Health Care

Florida Senate approves ‘heartbeat’ abortion ban

The bill would bring Florida in line with most of its Southern neighbors.
Florida Gov. Ron DeSantis speaks during a news conference Tuesday, Feb. 21, 2023, on the campus of Palm Beach State College in Palm Beach Gardens, Fla. (AP Photo/Wilfredo Lee)

Florida lawmakers on Monday passed a bill that would ban virtually all abortions more than six weeks after conception, setting up the state to be in line with most of its Southern neighbors.

The bill won approval in the Senate by a 26-13 margin after more than an hour of floor debate, punctuated by shout from protestors and sometimes emotional statements from both sides of the aisle.

Sen. Colleen Burton (R) acknowledged the “difficult” debates and sometimes personal attacks surrounding the issue but said her support of the bill came down to a “core belief.” 

“It’s very difficult to be a woman and to hear somebody say that you don’t care about women,” she said. “To me, it just boils down to: at the moment of conception a life is created. An innocent life is created, and I will do whatever I can as long as I have the opportunity to stand up and say: I support this bill, because it defends those lives.”

The bill would allow a pregnancy to be terminated before the third term to save the mother’s life or “avert a serious risk of substantial and irreversible physical impairment of a major bodily function of the pregnant woman other than a psychological condition” as long as two physicians certify in writing that the termination is necessary, or one physician can certify that a colleague was not available for a second opinion.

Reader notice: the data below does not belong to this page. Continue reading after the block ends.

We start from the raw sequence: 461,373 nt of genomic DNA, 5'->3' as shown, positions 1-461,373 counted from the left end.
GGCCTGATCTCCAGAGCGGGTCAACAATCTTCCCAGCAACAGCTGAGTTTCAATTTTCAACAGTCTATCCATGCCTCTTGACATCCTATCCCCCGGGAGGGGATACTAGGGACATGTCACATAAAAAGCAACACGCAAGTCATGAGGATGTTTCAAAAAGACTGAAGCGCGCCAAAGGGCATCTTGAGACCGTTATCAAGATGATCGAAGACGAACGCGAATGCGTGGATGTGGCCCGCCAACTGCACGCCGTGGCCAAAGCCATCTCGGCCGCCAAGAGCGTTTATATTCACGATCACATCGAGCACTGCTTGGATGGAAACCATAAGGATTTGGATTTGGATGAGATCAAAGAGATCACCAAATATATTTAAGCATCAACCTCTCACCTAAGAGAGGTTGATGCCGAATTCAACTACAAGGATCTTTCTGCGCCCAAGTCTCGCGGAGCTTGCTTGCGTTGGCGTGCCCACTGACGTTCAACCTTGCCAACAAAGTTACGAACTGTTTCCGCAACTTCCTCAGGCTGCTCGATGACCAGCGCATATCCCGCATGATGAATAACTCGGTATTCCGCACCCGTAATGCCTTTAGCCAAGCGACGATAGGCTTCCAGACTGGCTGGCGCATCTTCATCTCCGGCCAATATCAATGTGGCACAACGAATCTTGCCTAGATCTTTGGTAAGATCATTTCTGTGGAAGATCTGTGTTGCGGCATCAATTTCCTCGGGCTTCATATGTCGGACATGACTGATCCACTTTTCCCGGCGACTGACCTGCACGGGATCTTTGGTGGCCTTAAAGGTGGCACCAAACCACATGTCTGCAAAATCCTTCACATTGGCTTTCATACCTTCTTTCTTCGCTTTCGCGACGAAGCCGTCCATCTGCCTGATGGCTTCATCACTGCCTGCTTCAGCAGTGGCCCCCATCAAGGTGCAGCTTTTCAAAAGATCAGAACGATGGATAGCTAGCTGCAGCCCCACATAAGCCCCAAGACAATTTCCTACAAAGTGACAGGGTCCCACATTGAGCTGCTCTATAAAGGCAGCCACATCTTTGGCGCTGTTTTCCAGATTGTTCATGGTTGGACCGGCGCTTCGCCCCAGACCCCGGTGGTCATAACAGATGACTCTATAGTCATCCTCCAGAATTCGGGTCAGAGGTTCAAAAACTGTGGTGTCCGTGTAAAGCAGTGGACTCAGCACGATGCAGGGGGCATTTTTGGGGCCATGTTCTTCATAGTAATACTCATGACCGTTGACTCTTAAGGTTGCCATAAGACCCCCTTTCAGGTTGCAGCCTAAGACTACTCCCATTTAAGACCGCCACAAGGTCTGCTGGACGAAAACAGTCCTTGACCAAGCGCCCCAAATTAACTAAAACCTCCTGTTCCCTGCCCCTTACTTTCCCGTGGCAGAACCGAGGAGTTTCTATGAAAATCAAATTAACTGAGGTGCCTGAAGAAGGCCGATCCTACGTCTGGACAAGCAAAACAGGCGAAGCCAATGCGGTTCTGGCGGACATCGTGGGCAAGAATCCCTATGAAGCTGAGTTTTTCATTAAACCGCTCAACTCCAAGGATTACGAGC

Performing or “actively participating” in an abortion would result in a third-degree felony, punishable by up to 5 years in prison and/or fines up to $5,000. An abortion that results in the death of a woman would result in a second-degree felony, punishable by 15 years in prison and/or fines up to $10,000.

The bill also requires that medications intended for use in a medical abortion be dispensed in person by a physician and expressly prohibits them from being dispensed through the mail.

Senate Minority Leader Lauren Book (D) said the restrictions are part of “a dangerous and extreme agenda.”

She recalled testimony from doctors who referred to abortion as an important part of health care and anecdotes from women and girls who were forced to go through miscarriages at home or leave the state for abortions after they were denied care — including an 11-year-old girl who was assaulted and impregnated by a family member. 

“You don’t care about privacy, or medicine or science, or truth, or even freedom,” she said. “Because you are choosing to give sacks of cells … more rights than living, breathing women and girls in this state. Not just equal rights. More rights.”

If cleared by the House and signed by Gov. Ron DeSantis (R), the bill would effectively end Florida’s status as one of the lone Southern states allowing abortions in limited cases.

It would also force DeSantis, who is expected to seek the Republican presidential nomination in 2024, to take a definitive position on tighter abortion restrictions after months of treading carefully around the issue, even as he has embraced the far-right position on a range of cultural issues — from gun rights to the treatment of LGBTQ people.

DeSantis has indicated he will sign the bill.

“Exceptions are sensible,” he said last month. “And like I said, we welcome pro-life legislation.” 

This story was corrected to show that the Senate passed the bill 26-13 and heads next to the House.